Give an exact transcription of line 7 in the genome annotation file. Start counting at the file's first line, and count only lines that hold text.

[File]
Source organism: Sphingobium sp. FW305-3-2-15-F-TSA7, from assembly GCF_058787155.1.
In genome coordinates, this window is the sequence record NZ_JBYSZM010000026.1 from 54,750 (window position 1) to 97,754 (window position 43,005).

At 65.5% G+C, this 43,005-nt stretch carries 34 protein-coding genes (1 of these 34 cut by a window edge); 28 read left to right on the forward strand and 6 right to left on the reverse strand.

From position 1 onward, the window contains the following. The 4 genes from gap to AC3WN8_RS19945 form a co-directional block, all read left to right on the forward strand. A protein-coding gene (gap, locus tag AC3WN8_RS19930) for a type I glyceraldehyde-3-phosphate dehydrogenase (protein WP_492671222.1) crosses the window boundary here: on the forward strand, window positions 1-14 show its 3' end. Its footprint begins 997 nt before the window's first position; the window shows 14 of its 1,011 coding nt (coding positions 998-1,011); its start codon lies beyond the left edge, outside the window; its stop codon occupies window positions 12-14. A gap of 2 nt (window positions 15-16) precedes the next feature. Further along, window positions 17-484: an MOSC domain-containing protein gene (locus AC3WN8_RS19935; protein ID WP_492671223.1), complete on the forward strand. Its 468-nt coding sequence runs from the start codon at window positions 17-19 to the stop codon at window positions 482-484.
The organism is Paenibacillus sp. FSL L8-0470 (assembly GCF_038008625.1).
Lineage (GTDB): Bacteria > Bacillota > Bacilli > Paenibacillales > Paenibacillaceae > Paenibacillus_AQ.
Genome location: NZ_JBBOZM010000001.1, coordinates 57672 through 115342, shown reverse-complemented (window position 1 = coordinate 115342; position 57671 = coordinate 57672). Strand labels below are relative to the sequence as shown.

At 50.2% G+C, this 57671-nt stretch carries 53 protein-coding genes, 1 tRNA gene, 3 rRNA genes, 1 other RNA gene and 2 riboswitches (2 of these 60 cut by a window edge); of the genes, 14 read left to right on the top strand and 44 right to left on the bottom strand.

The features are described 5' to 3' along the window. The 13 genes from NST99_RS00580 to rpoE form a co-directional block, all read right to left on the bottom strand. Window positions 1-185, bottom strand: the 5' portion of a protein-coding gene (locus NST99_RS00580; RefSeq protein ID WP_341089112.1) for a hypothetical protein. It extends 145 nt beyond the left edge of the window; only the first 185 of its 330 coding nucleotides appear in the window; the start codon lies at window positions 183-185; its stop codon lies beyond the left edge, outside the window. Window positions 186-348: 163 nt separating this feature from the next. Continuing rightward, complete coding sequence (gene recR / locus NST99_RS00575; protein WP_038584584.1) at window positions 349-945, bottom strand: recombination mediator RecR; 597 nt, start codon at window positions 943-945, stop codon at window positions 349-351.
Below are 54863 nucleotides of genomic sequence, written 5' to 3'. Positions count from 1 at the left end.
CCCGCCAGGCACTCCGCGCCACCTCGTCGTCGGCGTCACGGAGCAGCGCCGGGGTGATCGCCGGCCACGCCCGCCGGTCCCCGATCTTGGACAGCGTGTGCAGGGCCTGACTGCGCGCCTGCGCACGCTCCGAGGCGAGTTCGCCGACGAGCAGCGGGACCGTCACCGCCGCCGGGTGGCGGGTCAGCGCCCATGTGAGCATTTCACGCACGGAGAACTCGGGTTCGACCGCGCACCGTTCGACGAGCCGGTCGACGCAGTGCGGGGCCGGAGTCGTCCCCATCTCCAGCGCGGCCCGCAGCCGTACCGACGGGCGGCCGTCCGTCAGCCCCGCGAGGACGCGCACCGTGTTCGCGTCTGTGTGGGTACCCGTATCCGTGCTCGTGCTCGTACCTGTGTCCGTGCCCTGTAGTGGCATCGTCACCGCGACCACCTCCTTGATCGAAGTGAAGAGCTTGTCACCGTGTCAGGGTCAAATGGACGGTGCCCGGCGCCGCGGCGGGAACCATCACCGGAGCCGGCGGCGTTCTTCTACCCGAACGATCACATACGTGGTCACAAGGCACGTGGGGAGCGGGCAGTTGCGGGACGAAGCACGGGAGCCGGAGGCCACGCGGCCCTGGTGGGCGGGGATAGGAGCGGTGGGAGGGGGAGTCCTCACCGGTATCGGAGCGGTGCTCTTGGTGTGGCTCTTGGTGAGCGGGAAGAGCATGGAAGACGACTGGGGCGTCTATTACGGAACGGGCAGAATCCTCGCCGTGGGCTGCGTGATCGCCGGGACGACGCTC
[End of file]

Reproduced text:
Genome location: NZ_JBBOZM010000001.1, coordinates 57672 through 115342, shown reverse-complemented (window position 1 = coordinate 115342; position 57671 = coordinate 57672). Strand labels below are relative to the sequence as shown.